PLM21015 Thematic session: Multimodal communication (meaning-making beyond language)

Conveners: Katarzyna Molek-Kozakowska (Opole University) and Małgorzata Haładewicz-Grzelak (Opole University of Technology)

Interrelations between various aspects of human activities within what Juri Lotman (1984[2005]) named ‘semiosphere’ have been explored by generations of scholars, from classical structuralist research such as Roman Jakobson’s (1985) and Boris Uspienski’s (1975) to contemporary works on multimodality by Gunther Kress and Theo van Leeuwen (1996), phonology as human behavior (Tobin, 1997), visual communication (Machin and Jaworski, 2006), or paralanguage and non-verbal communication (cf. Gibbon, 2011; Karpiński, 2012). Following this, our session aims to investigate communicative practices and products which link language with other modes of meaning-making.

This interrelation can be twofold. On the one hand, there is the realm of non-verbal communication, mostly within face-to-face interactions (gesture, eye contact, proxemics, etc.), where language seems to be the primary semiotic code (Halliday, 1978). However, in this session, multimodality can be also understood broader than that, closer to Barthes’ (1977) or Baudrillard’s (e.g. 2001) ideas of semiotic systems other than language itself possessing structural regularities able to carry communicative load. In other words, we aim at looking at meaningful communicative  relations outside the spoken/written language and the verbalized.

In accordance with the conference theme, we want to explore how linguistic concepts could be understood and applied in the study of multimodal communication. We also welcome new (multidisciplinary) research frameworks which could help to grasp multimodality analytically. A vast range of linguistic categories have already been productively used to explain the meaning-making mechanisms in multimodal communication, whereas concepts from outside linguistics have been incorporated into the theoretical framework of multimodal analysis to make such studies more in-depth and insightful (e.g. contributions in Jewitt, 2011). That is why, apart from strictly linguistic frameworks, we encourage discursive, semiotic and anthropological analyses of all sorts of multimodal data: verbal, visual, paralinguistic and audio (including artistic discourse).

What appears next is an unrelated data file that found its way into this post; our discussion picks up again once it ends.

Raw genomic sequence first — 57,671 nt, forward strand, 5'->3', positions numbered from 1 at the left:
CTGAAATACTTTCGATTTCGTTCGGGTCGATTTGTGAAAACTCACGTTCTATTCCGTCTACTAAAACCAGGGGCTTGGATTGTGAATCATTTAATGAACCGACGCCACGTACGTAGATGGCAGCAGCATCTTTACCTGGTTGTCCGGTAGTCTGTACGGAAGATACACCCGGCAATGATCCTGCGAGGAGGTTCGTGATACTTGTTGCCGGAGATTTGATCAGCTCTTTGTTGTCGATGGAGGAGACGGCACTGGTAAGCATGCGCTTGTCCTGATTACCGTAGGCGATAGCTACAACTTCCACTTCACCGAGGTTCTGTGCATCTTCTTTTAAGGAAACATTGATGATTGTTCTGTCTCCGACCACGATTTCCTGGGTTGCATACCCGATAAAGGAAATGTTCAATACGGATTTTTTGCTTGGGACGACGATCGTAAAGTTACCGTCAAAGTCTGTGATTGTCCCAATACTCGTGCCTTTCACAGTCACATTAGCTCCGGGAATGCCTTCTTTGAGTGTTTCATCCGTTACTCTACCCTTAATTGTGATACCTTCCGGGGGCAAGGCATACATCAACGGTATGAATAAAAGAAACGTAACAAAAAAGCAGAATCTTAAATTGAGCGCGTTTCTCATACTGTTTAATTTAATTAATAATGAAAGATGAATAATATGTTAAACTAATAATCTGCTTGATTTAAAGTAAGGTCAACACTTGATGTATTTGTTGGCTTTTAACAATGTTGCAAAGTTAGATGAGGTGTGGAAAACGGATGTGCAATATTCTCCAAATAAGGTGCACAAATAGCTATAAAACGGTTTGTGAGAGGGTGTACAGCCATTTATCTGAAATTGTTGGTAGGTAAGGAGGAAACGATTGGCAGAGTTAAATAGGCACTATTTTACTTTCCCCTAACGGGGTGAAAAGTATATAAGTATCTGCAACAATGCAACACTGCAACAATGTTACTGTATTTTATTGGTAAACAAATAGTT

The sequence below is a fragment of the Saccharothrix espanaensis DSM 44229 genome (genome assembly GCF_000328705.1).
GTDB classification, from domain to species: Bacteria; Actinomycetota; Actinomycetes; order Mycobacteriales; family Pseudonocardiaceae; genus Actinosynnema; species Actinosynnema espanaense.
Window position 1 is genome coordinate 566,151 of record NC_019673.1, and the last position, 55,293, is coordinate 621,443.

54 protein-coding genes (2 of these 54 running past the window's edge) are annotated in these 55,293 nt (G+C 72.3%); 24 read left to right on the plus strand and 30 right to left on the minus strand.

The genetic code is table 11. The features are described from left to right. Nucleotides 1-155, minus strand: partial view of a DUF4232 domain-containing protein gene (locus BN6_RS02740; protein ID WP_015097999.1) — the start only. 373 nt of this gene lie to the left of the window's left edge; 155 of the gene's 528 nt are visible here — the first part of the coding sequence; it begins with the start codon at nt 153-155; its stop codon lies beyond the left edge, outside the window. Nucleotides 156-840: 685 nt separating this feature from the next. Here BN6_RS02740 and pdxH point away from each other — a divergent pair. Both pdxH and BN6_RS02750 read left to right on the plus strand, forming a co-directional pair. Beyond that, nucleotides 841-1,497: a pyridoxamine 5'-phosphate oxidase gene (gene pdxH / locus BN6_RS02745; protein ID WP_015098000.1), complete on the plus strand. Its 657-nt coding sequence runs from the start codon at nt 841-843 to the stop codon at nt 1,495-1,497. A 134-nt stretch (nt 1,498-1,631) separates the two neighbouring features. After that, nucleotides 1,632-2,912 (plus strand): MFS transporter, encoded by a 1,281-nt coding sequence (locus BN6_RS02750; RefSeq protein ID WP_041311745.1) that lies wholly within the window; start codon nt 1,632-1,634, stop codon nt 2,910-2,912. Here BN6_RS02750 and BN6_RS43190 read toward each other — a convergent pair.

The main objectives are to: 1) provide a forum for discussion on linguistic concepts in communication across modes, channels and media; 2) consider methodologies that allow studying language vis-à-vis other modes; 3) trace new qualities emergent through multimodal crisscrossing. 4) survey interrelations of various facets of multimodal cultural space; and 5) interrogate latest changes these might be undergoing. Possible foci include:

  • verbal and non-verbal communication (e.g., gestures, proxemics);
  • culture as highly structured  text (e.g., space, public display);
  • iconic and visual communication (e.g., imagery and symbols);
  • textuality  / orality in new media (e.g. multimodal ensembles);
  • multimodal corpora in research;
  • multimodal rhetoric(s);
  • media / visual literacy.

Submission deadline for this session: 22 March 2015.

Sample references:

Baudrillard,  Jean (2001). Selected writings. Stanford: Stanford University Press. 

Barthes, Ronald. (1977). Image-music-text. London: Fontana.

Gibbon, Dafydd. (2011). “Modelling gesture as speech: A linguistic approach”. In: Poznań Studies in Contemporary Linguistics. 470-508. 

Halliday, M. A. K. (1978). Language as a social semiotic. London: Edward Arnold.

Jakobson, Roman. (1985). Verbal art, verbal sign, verbal time. Minnesota: University of Minnesota Press. 

Jewitt, Carey (ed.). (2011). The Routledge handbook of multimodal analysis. London and New York: Routledge.

Karpiński, Maciej. (2012). “The boundaries of language: Dealing with paralinguistic features”. Lingua Posnaniensis, vol. LIV (2): 37-54. 

Kress, Gunther and Theo van Leeuwen. (1996). Reading images: The grammar of visual design. London: Rutledge

Lotman, Yuri. (1977[1973]). 1976. Semiotics of Cinema. [Transl. by Mark Suino.] Ann Arbor: University of Michigan Press.

Lotman, Yuri. 2005[1984]). “On the semiosphere”. In: Sign System Studies 33(1). [transl. Wilma Clark]. 205-229.

Machin, David and Adam Jaworski. (2006). “Archive video footage in news: creating a likeness and index of the phenomenal world”. Visual Communication 5(3): 345–366.

Norris, Sigrid. 2011. Identity in (Inter)action: Introducing Multimodal (Inter)action Analysis.  Berlin, Boston: deGruyter.

Norris, Sigrid and Maier, Carmen. D. (eds). 2014. Interactions, texts and images: A reader in multimodality. Berlin, Boston: de Gruyter Mouton.

Tobin, Yishai. (1997). Phonology as human behavior: Theoretical implications and clinical applications. Durham, NC/London: Duke University Press.

Unsworth, Len and A. Thomas (eds.). (2014). English teaching and New Literacies pedagogy: Interpreting and authoring digital multimedia narratives. New York: Peter Lang Publishing.

Uspienski, Boris. (1974[1973]). “Left and right in icon painting”. In: Semiotica. 13(1). 33-39. 

Uspienski, Boris= Успенский, Борис. (2007). Ego loquens. Язык и коммуникационное пространство. Moscow:  РГГУ. 

Yazdani, Masoud and Philip Barker (eds.). (2000). Iconic communication. Bristol: Intellect LTD.